Thursday, September 5, 2013

Latest Snowden leak: US is spying on al Qaeda

Wait a minute! I thought this conversation about NSA surveillance was supposed to be about how the government was invading our privacy. At least that was the rationale Edward Snowden used for stealing classified documents.

But while we've all been talking about Syria, where the intelligence gathering of several countries is helping answer the questions about the Assad regime's use of chemical weapons, the most recent Snowden revelations have clearly gone off the rails.

First of all, we learned that NSA spies on foreign governments (OMG!). But the latest leak published by the Washington Post is really disturbing. Apparently some of the documents Snowden stole show us that the US is spying on al Qaeda.

The primary reaction to that one would be a ginormous "DUH?" But beyond that, you have to ask yourself what the hell Snowden thought he was doing in stealing and leaking information about that?

I suppose that journalists find it irresistible to pass up the chance to report on how al Qaeda is responding to drone attacks (they're trying to avoid them...another ginormous "DUH?"), but don't you really have to wonder when at least one of them is going to stand up and ask the obvious questions about what Snowden's REAL motives were in stealing this stuff? Both his and Greenwald's original explanation that this was all about an individual's right to privacy are nothing short of absurd at this point.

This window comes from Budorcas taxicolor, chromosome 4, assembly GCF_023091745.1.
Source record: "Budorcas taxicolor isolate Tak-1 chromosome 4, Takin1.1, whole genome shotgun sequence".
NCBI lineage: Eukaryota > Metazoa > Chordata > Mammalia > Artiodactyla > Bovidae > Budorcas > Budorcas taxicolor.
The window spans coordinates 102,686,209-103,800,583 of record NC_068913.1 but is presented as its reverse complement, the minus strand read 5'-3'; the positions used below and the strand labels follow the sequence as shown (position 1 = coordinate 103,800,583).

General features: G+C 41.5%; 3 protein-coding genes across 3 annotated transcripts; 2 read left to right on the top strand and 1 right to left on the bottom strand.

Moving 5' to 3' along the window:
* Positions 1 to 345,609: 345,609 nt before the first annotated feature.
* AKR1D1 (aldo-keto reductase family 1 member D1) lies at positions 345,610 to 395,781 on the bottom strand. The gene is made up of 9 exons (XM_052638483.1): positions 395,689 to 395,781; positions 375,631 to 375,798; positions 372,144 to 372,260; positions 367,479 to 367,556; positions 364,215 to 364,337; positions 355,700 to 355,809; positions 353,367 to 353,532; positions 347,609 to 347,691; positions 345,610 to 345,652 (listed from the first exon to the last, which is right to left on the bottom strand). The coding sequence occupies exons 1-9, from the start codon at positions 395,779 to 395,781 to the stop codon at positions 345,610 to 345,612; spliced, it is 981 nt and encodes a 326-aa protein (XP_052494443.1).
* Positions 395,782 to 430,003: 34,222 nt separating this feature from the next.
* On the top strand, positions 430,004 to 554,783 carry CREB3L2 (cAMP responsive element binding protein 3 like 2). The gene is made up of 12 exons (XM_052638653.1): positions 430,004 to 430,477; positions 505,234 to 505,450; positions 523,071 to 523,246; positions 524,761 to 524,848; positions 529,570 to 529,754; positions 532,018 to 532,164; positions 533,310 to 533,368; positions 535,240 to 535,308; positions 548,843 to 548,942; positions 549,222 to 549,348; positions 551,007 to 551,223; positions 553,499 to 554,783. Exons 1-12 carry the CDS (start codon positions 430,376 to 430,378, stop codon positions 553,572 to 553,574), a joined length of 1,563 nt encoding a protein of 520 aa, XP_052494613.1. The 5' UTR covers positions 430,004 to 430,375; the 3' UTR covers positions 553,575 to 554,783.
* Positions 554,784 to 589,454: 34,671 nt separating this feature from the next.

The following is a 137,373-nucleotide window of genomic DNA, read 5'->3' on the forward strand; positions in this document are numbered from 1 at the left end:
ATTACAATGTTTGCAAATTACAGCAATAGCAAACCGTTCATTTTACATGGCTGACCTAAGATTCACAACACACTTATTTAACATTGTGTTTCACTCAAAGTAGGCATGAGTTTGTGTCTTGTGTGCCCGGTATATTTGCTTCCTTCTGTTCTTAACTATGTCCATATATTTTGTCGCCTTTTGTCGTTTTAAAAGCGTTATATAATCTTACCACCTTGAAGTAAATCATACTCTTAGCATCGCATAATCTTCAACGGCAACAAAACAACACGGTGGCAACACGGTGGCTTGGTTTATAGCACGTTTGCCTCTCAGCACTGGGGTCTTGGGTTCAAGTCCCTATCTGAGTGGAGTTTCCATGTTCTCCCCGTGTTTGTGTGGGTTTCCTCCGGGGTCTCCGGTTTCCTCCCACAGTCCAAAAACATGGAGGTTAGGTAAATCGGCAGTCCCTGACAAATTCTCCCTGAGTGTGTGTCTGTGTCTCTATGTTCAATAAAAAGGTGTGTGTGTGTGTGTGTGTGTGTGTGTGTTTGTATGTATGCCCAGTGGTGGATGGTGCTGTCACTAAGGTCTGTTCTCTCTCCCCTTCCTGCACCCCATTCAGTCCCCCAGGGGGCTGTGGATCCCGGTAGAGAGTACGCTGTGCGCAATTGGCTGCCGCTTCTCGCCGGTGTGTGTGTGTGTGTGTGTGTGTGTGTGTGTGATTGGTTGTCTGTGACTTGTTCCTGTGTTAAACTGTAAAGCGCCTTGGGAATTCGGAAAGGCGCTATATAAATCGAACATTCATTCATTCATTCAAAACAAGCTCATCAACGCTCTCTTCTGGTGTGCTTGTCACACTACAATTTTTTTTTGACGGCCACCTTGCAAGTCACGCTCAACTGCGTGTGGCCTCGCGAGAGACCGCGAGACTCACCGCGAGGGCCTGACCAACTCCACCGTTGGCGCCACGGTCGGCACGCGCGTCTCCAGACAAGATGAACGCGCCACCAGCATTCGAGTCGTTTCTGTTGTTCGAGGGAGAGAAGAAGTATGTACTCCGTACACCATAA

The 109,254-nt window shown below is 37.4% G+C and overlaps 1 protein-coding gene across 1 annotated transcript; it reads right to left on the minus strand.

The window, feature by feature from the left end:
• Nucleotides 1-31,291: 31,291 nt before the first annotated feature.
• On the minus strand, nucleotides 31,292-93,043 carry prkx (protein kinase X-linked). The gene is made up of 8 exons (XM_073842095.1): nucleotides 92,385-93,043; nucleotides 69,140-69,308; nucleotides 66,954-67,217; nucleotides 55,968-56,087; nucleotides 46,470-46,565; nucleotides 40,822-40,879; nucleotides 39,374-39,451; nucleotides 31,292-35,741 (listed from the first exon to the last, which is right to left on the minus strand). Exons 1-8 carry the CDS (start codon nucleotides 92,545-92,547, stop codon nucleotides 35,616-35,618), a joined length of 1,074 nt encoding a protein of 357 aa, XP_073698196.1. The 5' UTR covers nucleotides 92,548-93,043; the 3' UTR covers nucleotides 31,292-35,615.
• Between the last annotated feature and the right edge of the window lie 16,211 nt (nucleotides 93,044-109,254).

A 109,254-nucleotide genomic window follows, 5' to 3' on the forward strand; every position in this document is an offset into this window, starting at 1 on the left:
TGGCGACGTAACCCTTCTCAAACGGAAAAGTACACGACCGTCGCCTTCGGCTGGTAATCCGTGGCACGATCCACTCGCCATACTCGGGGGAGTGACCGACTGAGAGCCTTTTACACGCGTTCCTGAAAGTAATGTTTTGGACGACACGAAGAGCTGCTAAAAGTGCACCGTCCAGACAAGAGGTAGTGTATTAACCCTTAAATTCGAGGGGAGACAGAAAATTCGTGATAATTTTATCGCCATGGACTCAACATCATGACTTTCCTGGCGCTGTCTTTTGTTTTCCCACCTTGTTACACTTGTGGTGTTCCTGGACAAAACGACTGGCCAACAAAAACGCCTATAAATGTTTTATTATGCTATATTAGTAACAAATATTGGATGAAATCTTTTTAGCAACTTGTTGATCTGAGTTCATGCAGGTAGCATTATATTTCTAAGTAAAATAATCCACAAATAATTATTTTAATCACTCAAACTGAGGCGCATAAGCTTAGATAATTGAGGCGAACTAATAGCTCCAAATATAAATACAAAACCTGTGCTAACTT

With Snowden now ensconced in Russia and being handled by an alliance between Putin and Wikileaks, there's really a MUCH bigger story here that the media is totally ignoring.

2 comments:

  1. @Smartypants Please refer to the following article for more clues: http://20committee.com/2013/09/04/snowden-nsa-and-counterintelligence/

    Also, remember that Greenwald legitimizes terrorist activities against the USA: http://www.tabletmag.com/scroll/133107/glenn-greenwald-terrorizes-logic

    It shouldn't be surprising then that Snowden and Wikileaks share the same views and condemn US government and its allies efforts to fight back against al Qaeda.

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  2. You make fun of the spying on foreign governments. But for completeness sake you might mention that this spying also included spying on allied governments, whom the US had promised not to spy on. That is at least a little awkward, I would say.

    Also, the other thing not considered is, that NSA and foreign spy agencies seem to have traded infos about the respective other countries citizens.

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